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V-Shaped Bases Don't Spell Victory For Growth Investors

Winston Churchill made "V" the most popular of letters. His famous V-for-victory gesture helped raise the morale of the British people under heavy attack during World War II.

But the V isn't such a great thing for students of stock charts.

A V-shaped base is to be avoided because it has a very high failure rate. The best cup-base patterns tend to have rounded, or U-shaped, bottoms. They look like the silhouette of a cup.

A gently rounded cup with a few weak spells near the bottom helps shake out or wear out remaining weak shareholders.

But a V-shaped base shows a stock that recovers quickly from sharp losses. This may sound good, but it doesn't allow enough time for certain shareholders to come to the conclusion their stock isn't going to recover, and thus give up on it and sell their shares.

The stock building a sound base will be under accumulation by savvy institutional investors who might spend weeks or months building a large position.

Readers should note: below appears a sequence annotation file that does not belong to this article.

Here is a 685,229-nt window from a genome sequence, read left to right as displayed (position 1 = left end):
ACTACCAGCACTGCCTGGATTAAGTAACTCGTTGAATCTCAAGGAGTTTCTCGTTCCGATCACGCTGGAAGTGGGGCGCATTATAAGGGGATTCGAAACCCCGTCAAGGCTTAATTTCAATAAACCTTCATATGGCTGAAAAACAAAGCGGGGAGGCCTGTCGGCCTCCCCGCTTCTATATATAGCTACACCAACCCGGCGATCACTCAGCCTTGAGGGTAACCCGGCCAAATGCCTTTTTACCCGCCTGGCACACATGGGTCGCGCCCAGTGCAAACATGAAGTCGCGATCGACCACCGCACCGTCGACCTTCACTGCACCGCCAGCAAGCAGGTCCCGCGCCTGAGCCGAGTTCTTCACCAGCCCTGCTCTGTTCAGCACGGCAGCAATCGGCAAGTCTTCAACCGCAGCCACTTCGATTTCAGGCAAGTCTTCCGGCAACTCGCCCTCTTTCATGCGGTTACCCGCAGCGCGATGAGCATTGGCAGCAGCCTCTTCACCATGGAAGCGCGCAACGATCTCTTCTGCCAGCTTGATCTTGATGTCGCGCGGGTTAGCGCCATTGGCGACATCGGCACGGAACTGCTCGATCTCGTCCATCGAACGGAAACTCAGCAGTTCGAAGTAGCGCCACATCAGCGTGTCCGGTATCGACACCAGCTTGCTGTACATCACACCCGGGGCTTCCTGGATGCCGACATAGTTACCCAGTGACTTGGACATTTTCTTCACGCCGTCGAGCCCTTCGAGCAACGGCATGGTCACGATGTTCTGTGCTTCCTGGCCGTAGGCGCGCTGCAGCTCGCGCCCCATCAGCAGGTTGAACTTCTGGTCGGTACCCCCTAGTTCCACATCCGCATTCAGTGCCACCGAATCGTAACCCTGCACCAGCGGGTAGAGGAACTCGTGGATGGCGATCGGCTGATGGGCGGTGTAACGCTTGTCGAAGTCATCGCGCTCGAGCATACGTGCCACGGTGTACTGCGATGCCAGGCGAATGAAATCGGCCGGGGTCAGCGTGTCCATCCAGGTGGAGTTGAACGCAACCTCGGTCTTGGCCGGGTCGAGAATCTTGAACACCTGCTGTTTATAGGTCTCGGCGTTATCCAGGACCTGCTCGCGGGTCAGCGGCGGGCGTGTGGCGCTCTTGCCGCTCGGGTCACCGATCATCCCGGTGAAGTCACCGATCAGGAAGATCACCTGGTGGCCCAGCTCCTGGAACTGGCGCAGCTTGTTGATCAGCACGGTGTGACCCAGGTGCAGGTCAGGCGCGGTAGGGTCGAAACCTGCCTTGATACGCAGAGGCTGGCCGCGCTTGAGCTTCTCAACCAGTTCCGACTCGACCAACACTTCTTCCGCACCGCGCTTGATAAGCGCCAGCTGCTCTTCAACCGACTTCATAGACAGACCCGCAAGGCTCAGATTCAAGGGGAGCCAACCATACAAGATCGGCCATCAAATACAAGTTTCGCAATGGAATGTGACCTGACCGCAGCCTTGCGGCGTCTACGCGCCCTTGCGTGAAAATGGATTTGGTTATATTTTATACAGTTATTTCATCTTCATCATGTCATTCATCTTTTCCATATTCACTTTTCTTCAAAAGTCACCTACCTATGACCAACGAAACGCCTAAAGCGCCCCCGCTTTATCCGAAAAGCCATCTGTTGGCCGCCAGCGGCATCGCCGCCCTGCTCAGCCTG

You want your stocks held by strong holders who are less likely to sell once the advance to begins. The process of base building is the jettisoning of weak holders in order to add strong holders.

Take the example of Ixia (XXIA), a computer networking company, during its trading action in 2005. To the new or beginning chart reader, Ixia may have built a sound base. It corrected 31% over 13 weeks, well within the confines of a normal correction.

But take a close look at the week ended April 22, 2005. The stock dropped 12% that week on heavy 1, finishing near the low of the week. It would have been more constructive if the stock had reversed to the upside near the bottom. Many successful stocks do that.

Then, Ixia climbed for six straight weeks, never pausing for a pullback or building a that could have shaken out any remaining weak holders. This action gave the base its V-like look.

The stock broke out past a 19.99 entry June 2. At the time, Ixia held a 90 Composite Rating, an 80 EPS and 97 RS. But Group RS was a lowly D.

Ixia had trouble holding its high from the beginning. At the time, the general market was a bit ragged, but remained in an uptrend. But by late June, the stock slumped more than 8% below the proper entry, triggering the golden rule of cutting losses short. During the week ended Oct. 21, the stock tumbled 20% 2.